Dr Louise Newson [00:18:40] And to me, I’ve got a pathology and immunology degree as well, and I’m very interested in basic science. Sometimes in medicine, if we can’t understand things or things sound conflicting, I always go back to basics because it’s just easier, actually. And I remember having a lot of lectures by a very eminent professor of biochemistry talking about our inflammatory cells, especially our macrophages, and if they’re not switched on properly, they become very pro-inflammatory. So they’re not good in the body. They turn on us almost. Whereas if we’ve got the right stimulation, they become very anti-inflammatory, which helps protect our body from inflammatory diseases, and that includes diseases such as heart disease, osteoporosis, Type 2 diabetes, dementia, all the diseases in fact, that are related to that list that you have seen and women that have their ovaries removed. So the lack of estrogen is switching those immune cells in a bad negative way. So, it actually makes sense. You know, your research is confirming some basic science that we’ve known for many, many years.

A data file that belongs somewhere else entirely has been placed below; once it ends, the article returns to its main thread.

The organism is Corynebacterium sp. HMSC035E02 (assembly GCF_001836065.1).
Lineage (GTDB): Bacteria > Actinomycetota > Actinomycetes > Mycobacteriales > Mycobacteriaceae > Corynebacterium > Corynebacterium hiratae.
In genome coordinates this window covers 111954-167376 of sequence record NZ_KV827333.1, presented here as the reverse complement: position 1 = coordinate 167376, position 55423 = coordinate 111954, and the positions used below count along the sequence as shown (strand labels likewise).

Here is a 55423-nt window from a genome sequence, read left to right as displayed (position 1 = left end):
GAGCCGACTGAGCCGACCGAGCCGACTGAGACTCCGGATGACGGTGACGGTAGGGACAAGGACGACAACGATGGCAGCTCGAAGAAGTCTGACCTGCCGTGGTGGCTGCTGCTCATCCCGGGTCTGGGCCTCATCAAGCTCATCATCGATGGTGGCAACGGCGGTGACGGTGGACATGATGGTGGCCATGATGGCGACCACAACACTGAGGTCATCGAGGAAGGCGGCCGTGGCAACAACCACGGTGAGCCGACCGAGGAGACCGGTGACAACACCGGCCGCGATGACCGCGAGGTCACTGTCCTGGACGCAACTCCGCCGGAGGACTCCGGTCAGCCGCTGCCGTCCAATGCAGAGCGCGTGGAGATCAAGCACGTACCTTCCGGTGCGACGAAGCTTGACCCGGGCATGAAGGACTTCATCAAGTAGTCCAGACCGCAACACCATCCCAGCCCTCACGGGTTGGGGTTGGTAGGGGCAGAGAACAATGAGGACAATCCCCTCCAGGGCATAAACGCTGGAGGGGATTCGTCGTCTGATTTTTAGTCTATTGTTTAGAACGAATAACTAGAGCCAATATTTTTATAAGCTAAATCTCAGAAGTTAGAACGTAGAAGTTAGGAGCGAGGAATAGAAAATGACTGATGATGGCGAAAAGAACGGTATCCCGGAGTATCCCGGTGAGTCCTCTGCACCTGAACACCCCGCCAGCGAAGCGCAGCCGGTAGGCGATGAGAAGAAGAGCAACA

Dr Walter Rocca [00:19:42] Right now it has been shown that even the women that have a high-risk genetic marker. So even women that carry BRCA 1, BRCA 3, or Lynch syndrome, these women currently we believe, they should consider oophorectomy at the given age range because their risk is so high, 40, 50%, then it justifies at that level of risk the risk of having all of the other diseases. But, even if they have a high risk of cancer, ovarian and breast, it’s still indicated to give them estrogen because that’s been shown that estrogen in these women is not risky and does not worsen the cancer risk, but did benefit the dementia, the cardiovascular and the bones. So, I would say that we have now learned that even women who have high genetic risk, they should be comfortable in taking estrogen at the appropriate dosage.